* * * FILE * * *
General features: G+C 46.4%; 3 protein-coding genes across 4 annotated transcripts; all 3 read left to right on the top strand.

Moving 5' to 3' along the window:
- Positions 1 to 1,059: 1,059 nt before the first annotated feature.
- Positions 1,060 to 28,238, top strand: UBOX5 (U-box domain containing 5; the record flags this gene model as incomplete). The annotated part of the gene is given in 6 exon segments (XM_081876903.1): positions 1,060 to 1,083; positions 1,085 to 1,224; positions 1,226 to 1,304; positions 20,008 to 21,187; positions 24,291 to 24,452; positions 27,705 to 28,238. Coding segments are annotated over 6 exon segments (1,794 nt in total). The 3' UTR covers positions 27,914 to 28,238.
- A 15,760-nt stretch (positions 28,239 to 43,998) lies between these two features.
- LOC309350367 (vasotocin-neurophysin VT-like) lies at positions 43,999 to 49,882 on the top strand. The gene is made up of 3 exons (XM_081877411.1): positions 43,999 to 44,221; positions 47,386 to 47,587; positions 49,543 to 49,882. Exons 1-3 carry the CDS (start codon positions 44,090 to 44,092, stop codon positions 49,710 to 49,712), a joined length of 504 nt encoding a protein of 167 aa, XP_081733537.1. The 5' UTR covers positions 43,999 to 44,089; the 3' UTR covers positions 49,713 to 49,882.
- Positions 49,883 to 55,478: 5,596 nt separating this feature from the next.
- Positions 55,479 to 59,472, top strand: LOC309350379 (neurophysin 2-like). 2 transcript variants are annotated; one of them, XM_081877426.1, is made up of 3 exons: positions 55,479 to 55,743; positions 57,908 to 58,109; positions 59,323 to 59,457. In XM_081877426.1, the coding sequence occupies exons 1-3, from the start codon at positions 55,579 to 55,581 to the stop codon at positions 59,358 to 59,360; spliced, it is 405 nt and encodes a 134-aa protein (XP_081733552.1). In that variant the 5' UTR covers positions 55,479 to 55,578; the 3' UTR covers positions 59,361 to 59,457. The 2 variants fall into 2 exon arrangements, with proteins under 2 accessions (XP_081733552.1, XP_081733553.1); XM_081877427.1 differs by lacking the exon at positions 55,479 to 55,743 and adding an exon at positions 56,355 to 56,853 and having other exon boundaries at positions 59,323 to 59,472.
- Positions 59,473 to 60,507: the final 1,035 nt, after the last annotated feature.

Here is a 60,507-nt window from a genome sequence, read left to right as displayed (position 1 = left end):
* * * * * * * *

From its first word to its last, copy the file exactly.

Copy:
General features: G+C 46.4%; 3 protein-coding genes across 4 annotated transcripts; all 3 read left to right on the top strand.

Moving 5' to 3' along the window:
- Positions 1 to 1,059: 1,059 nt before the first annotated feature.
- Positions 1,060 to 28,238, top strand: UBOX5 (U-box domain containing 5; the record flags this gene model as incomplete). The annotated part of the gene is given in 6 exon segments (XM_081876903.1): positions 1,060 to 1,083; positions 1,085 to 1,224; positions 1,226 to 1,304; positions 20,008 to 21,187; positions 24,291 to 24,452; positions 27,705 to 28,238. Coding segments are annotated over 6 exon segments (1,794 nt in total). The 3' UTR covers positions 27,914 to 28,238.
- A 15,760-nt stretch (positions 28,239 to 43,998) lies between these two features.
- LOC309350367 (vasotocin-neurophysin VT-like) lies at positions 43,999 to 49,882 on the top strand. The gene is made up of 3 exons (XM_081877411.1): positions 43,999 to 44,221; positions 47,386 to 47,587; positions 49,543 to 49,882. Exons 1-3 carry the CDS (start codon positions 44,090 to 44,092, stop codon positions 49,710 to 49,712), a joined length of 504 nt encoding a protein of 167 aa, XP_081733537.1. The 5' UTR covers positions 43,999 to 44,089; the 3' UTR covers positions 49,713 to 49,882.
- Positions 49,883 to 55,478: 5,596 nt separating this feature from the next.
- Positions 55,479 to 59,472, top strand: LOC309350379 (neurophysin 2-like). 2 transcript variants are annotated; one of them, XM_081877426.1, is made up of 3 exons: positions 55,479 to 55,743; positions 57,908 to 58,109; positions 59,323 to 59,457. In XM_081877426.1, the coding sequence occupies exons 1-3, from the start codon at positions 55,579 to 55,581 to the stop codon at positions 59,358 to 59,360; spliced, it is 405 nt and encodes a 134-aa protein (XP_081733552.1). In that variant the 5' UTR covers positions 55,479 to 55,578; the 3' UTR covers positions 59,361 to 59,457. The 2 variants fall into 2 exon arrangements, with proteins under 2 accessions (XP_081733552.1, XP_081733553.1); XM_081877427.1 differs by lacking the exon at positions 55,479 to 55,743 and adding an exon at positions 56,355 to 56,853 and having other exon boundaries at positions 59,323 to 59,472.
- Positions 59,473 to 60,507: the final 1,035 nt, after the last annotated feature.

Here is a 60,507-nt window from a genome sequence, read left to right as displayed (position 1 = left end):